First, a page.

You don't need to be plugged into the Bay Area music scene for long to know the name Marcus Shelby.
A seemingly tireless and always in-demand bassist, composer, bandleader, and educator, Shelby has been blending music and activism for decades. In 2006, Stanford University appointed him with a prestigious fellowship to conduct research for a commissioned music piece on Harriet Tubman. In 2009, Shelby was commissioned to compose Soul of the Movement, a 12-part musical suite about civil rights and the life of the Rev. Martin Luther King, Jr.
But Shelby's latest project, a four-part series that will kick off March 12 at the Red Poppy Art House, is perhaps his most ambitious exploration yet of the relationship between music and social justice. Beyond the Blues: Ending the Prison Industrial Complex is a slate of interactive discussions, hosted by Shelby and including guest speakers and activists, that will run for three consecutive Thursdays — March 12, 19, and 26 — followed by a musical performance Friday, March 27.
The series is the culmination of more than two years of research and visits to local prisons, says Shelby, during which he developed a sense of urgency about sharing what he'd learned.
"I got really interested in learning more about the phenomenon of the school-to-prison pipeline," says Shelby, using the term scholars and activists have developed for the process by which low-income students — including a disproportionate number of black and Latino students — move directly from underserved public schools into the criminal justice system.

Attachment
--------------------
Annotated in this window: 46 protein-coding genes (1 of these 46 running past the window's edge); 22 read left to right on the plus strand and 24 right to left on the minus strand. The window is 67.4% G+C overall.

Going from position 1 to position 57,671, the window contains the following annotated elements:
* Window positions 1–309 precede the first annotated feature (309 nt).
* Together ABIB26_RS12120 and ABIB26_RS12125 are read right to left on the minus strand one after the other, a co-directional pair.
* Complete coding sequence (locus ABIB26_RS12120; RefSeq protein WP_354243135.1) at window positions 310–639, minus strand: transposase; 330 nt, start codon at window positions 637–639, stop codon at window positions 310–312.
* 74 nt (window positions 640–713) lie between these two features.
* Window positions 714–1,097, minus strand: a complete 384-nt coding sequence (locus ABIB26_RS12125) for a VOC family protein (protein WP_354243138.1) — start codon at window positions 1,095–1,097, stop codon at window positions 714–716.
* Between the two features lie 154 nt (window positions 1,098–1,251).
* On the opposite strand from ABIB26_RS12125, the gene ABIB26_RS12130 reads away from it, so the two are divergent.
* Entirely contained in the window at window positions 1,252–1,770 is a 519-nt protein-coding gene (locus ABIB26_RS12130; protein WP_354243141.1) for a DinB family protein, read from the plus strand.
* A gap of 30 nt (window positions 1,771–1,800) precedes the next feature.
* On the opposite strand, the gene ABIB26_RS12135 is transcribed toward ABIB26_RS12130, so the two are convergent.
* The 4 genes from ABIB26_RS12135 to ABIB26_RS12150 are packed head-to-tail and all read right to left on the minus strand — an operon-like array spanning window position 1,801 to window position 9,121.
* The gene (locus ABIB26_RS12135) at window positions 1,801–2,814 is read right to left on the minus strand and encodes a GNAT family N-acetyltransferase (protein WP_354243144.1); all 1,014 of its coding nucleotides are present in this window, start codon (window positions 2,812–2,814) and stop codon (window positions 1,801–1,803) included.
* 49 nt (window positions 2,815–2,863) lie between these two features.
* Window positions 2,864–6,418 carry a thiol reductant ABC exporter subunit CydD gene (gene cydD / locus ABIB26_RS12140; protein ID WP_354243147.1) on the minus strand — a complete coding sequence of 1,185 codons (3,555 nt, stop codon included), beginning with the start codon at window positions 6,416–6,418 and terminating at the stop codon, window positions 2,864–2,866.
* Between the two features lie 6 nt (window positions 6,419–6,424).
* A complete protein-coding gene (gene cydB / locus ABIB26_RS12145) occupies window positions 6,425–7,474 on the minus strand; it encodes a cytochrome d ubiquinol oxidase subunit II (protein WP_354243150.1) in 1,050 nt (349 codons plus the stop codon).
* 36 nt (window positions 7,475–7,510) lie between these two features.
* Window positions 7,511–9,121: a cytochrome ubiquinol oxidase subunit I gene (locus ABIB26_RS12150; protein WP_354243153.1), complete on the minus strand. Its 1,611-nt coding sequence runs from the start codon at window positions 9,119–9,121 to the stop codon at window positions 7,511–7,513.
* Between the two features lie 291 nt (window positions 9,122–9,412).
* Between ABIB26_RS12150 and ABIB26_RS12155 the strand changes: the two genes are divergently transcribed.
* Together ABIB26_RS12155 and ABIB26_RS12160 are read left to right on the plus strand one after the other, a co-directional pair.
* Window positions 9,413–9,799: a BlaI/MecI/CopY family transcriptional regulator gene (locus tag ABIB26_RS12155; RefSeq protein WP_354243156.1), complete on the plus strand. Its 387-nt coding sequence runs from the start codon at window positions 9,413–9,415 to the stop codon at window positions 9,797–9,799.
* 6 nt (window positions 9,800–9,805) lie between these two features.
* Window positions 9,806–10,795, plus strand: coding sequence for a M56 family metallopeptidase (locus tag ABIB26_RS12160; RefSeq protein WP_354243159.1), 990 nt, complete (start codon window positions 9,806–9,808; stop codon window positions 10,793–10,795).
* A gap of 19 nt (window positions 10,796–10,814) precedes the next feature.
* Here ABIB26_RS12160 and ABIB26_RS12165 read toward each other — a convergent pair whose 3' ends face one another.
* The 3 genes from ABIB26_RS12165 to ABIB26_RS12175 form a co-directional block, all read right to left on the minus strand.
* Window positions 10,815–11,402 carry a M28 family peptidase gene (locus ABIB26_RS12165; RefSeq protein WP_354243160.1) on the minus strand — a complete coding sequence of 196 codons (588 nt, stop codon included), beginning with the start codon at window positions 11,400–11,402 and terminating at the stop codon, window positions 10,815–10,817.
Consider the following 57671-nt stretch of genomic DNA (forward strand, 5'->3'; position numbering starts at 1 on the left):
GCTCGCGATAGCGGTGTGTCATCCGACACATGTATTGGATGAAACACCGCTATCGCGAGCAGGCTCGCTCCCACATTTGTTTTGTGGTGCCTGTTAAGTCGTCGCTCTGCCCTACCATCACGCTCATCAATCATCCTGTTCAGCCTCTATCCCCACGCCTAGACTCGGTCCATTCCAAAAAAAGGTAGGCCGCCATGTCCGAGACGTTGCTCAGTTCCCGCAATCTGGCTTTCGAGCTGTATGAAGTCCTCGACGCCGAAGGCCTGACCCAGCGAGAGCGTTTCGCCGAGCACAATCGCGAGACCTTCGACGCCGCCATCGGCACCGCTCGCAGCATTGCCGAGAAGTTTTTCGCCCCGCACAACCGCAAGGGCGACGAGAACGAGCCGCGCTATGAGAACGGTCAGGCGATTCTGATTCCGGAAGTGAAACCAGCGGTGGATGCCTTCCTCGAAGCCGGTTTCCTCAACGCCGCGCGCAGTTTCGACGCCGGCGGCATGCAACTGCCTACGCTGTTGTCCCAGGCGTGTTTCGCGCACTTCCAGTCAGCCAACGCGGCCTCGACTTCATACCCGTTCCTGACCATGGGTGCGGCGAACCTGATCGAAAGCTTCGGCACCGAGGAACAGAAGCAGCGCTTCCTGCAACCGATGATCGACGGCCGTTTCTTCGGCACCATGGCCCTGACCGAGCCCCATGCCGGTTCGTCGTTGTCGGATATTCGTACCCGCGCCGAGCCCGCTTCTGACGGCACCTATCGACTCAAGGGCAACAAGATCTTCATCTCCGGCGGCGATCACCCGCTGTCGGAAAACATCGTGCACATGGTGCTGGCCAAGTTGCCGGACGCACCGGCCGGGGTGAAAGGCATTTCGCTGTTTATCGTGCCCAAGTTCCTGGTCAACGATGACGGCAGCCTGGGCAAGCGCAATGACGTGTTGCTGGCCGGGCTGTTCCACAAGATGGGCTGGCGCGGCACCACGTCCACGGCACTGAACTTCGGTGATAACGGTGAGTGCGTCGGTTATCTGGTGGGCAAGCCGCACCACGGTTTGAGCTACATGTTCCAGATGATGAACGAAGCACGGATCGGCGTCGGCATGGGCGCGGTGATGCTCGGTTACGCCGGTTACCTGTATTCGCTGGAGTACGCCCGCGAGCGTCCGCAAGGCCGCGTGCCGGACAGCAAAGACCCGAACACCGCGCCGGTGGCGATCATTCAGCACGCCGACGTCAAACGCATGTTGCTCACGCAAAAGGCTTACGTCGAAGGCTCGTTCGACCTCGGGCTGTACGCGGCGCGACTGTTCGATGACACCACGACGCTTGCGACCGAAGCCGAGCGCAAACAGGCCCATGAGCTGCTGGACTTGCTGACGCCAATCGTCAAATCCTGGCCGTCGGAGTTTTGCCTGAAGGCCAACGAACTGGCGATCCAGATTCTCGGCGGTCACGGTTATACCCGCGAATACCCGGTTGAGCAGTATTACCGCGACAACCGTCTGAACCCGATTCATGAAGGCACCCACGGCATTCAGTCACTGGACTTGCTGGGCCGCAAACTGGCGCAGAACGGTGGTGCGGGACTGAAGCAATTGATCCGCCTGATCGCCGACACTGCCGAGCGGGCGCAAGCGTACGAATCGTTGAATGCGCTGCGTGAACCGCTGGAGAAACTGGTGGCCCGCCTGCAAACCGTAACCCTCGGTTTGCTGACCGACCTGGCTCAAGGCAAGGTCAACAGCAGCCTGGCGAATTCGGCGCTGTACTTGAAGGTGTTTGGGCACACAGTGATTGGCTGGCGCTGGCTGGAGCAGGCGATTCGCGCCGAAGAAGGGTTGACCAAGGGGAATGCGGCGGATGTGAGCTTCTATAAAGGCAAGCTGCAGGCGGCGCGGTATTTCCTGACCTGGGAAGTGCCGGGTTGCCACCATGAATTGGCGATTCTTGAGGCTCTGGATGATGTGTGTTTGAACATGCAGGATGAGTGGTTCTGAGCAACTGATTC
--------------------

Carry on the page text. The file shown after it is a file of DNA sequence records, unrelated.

"I had a very surface understanding of it; I knew it was a social justice issue," he says. "But I didn't have a real, soulful connection to it, and I didn't know how heavy it was, how deep it went. So I went off on a journey to write music about it. That usually helps me go down the road to deeper understanding."
Using financial support from the upcoming Yerba Buena Gardens Festival, Shelby delved into the history of prisons in the United States. But realizing that simply reading wouldn't help him get to the heart of the issues, he reached out to other musicians and activists, such as Naima Shalhoub, a singer and advocate for incarcerated women. The bassist accompanied Shalhoub on visits to a local women's prison over the course of several months, learning about how women are disproportionately incarcerated for nonviolent crimes.
According to the California Department of Corrections and Rehabilitation, there are currently 8,268 prisoners in California's three major women's prisons, putting their "combined occupation at 161 percent of design capacity." African-American women make up nearly 30 percent of the state's female prison population, while representing 7 percent of California's female population at large. Mandatory sentencing laws like Three Strikes have also affected women more than perhaps any other group — that population increased by more than 300 percent in the decade after Three Strikes went into effect.
Shalhoub will serve as a guest speaker at the March 19 event, titled Mass Incarceration, The Prison Industrial Complex, Black Prison Movement, and Incarcerated Women.
Shelby also made repeated visits to a juvenile detention center in San Francisco, where he'd play music and hang out with the incarcerated teens.